Dinham History, Family Crest & Coats of Arms

The name Dinham is part of the ancient legacy of the Anglo-Saxon tribes of Britain. It is a product of when the family lived "the dayman," a dairyman or alternatively from the occupation of a "day's man," which was a servant of the keeper of a dairy. [1]

Early Origins of the Dinham family

The surname Dinham was first found in Devon where they quickly rose to be Barons Dinham shortly after the Conquest as they claimed descendancy from the Viscounts Dinant of Bretagne. [2] Some of the family were found at Steeple Aston in Oxfordshire in ancient times; unfortunately one can presume there is now little evidence of their history. "In a chapel on the north side of the chancel are recumbent effigies of Sir Francis Page and his lady, to whom the manor of Middle Aston formerly belonged: Sir Francis destroyed some monuments of the Dinham family to make room for his own, which was erected in his life-time." [3]

We did find this interesting passage about the family. "Whether these Cardinans were the ancestors of the Dynhams, or Dinhams, by whom these possessions were afterwards inherited, has been a subject of dispute; some contending that they belong to the same family, and others arguing that the latter is a distinct race. By those who contend for the distinction between these families, it is said, that Isolda, the descendant, perhaps the grand-daughter, of Robert de Cardinan, being the heiress to his estates, brought this property by marriage to Thomas de Tracy, who in the year 1257 was one of the greatest landholders in Cornwall. This lady, who was left a widow, conveyed this manor as Isolda de Cardinan, who had been the wife of Thomas Tracy, to Oliver de Dinant, or Dinan, in the year 1259; which family of Dinan is said to have taken their name from Dinan in Brittany, where they had founded a monastery, and erected a castle, at a very distant period. During these descents, the name was indifferently written Dynam or Dinham, but in process of time the latter finally prevailed. In the reign of Henry VI. John Dinham, Esq. of Cardinham, who was sheriff of Devon, and resided on his barton of Nutwell." [4]

"Part of the manor of Lanherne, and Kankewas, [in the manor of St. Evall, Cornwall], with all the manorial rights connected with it, was purchased by Mr. John Dayman. " [4]

Early History of the Dinham family

This web page shows only a small excerpt of our Dinham research. Another 140 words (10 lines of text) covering the years 1221, 1224, 1332, 1379 and 1695 are included under the topic Early Dinham History in all our PDF Extended History products and printed products wherever possible.

Dinham Spelling Variations

The first dictionaries that appeared in the last few hundred years did much to standardize the English language. Before that time, spelling variations in names were a common occurrence. The language was changing, incorporating pieces of other languages, and the spelling of names changed with it. Dinham has been spelled many different ways, including De Dinant, Dinan, Dinam, Dinham, Diamond, Dymond, Dyment, Diment, Dymott, Dimont and many more.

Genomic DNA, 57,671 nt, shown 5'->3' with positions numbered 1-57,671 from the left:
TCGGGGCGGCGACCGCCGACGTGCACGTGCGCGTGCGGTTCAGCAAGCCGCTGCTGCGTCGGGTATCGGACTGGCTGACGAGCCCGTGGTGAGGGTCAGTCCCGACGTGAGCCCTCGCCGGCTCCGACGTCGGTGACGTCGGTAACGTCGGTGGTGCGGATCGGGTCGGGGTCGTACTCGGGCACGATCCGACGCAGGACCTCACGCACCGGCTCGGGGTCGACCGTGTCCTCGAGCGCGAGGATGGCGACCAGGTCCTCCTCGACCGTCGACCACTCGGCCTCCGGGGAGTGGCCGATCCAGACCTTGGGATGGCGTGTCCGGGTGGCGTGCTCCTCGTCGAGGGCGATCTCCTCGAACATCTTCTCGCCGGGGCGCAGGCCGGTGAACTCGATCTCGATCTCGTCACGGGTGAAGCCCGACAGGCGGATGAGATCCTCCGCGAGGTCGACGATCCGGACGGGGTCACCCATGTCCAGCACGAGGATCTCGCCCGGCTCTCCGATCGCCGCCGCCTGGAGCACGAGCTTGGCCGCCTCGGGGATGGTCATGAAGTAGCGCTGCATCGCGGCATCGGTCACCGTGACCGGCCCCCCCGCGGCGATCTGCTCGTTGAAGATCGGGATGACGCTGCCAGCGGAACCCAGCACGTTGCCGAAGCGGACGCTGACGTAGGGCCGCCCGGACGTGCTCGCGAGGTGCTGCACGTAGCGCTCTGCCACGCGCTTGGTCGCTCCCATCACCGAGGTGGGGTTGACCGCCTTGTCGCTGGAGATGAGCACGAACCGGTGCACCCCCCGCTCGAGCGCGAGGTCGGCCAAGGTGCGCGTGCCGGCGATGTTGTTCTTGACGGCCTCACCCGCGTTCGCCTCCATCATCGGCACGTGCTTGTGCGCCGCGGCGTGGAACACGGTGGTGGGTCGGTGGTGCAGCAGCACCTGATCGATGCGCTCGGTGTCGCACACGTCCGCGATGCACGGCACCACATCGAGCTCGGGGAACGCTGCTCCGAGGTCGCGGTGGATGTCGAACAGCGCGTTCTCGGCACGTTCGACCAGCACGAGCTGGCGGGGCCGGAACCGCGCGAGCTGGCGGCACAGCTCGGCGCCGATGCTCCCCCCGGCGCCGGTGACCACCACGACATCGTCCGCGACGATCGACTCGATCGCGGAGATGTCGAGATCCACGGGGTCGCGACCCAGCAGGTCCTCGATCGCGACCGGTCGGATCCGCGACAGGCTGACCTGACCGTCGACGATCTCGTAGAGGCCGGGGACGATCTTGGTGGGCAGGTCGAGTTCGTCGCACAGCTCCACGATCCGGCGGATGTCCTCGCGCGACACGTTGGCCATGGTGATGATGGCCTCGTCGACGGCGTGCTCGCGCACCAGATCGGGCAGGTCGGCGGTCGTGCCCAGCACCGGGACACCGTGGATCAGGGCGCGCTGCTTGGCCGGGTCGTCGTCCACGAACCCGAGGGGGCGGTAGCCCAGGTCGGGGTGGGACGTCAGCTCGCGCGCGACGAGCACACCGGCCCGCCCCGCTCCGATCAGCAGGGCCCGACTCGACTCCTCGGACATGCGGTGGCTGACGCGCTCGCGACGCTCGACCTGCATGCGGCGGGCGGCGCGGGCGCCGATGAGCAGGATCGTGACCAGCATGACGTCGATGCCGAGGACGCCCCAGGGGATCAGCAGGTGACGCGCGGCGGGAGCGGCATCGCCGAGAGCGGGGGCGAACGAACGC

Early Notables of the Dinham family (pre 1700)

More information is included under the topic Early Dinham Notables in all our PDF Extended History products and printed products wherever possible.


United States Dinham migration to the United States +

Thousands of English families in this era began to emigrate the New World in search of land and freedom from religious and political persecution. Although the passage was expensive and the ships were dark, crowded, and unsafe, those who made the voyage safely were rewarded with opportunities unavailable to them in their homeland. Research into passenger and immigration lists has revealed some of the very first Dinhams to arrive in North America:

Dinham Settlers in United States in the 18th Century
  • Thomas Dinham, who settled in Virginia in 1731
  • George Dinham, who landed in America in 1760-1763 [5]
  • George Dinham, who arrived in New England in 1763


The Dinham Motto +

The motto was originally a war cry or slogan. Mottoes first began to be shown with arms in the 14th and 15th centuries, but were not in general use until the 17th century. Thus the oldest coats of arms generally do not include a motto. Mottoes seldom form part of the grant of arms: Under most heraldic authorities, a motto is an optional component of the coat of arms, and can be added to or changed at will; many families have chosen not to display a motto.

Motto: Toujours prest
Motto Translation: Always ready


  1. ^ Bardsley, C.W, A Dictionary of English and Welsh Surnames: With Special American Instances. Wiltshire: Heraldry Today, 1901. Print. (ISBN 0-900455-44-6)
  2. ^ The Norman People and Their Existing Descendants in the British Dominions and the United States Of America. Baltimore: Genealogical Publishing, 1975. Print. (ISBN 0-8063-0636-X)
  3. ^ Lewis, Samuel, A Topographical Dictionary of England. Institute of Historical Research, 1848, Print.
  4. ^ Hutchins, Fortescue, The History of Cornwall, from the Earliest Records and Traditions to the Present Time. London: William Penaluna, 1824. Print
  5. ^ Filby, P. William, Meyer, Mary K., Passenger and immigration lists index : a guide to published arrival records of about 500,000 passengers who came to the United States and Canada in the seventeenth, eighteenth, and nineteenth centuries. 1982-1985 Cumulated Supplements in Four Volumes Detroit, Mich. : Gale Research Co., 1985, Print (ISBN 0-8103-1795-8)


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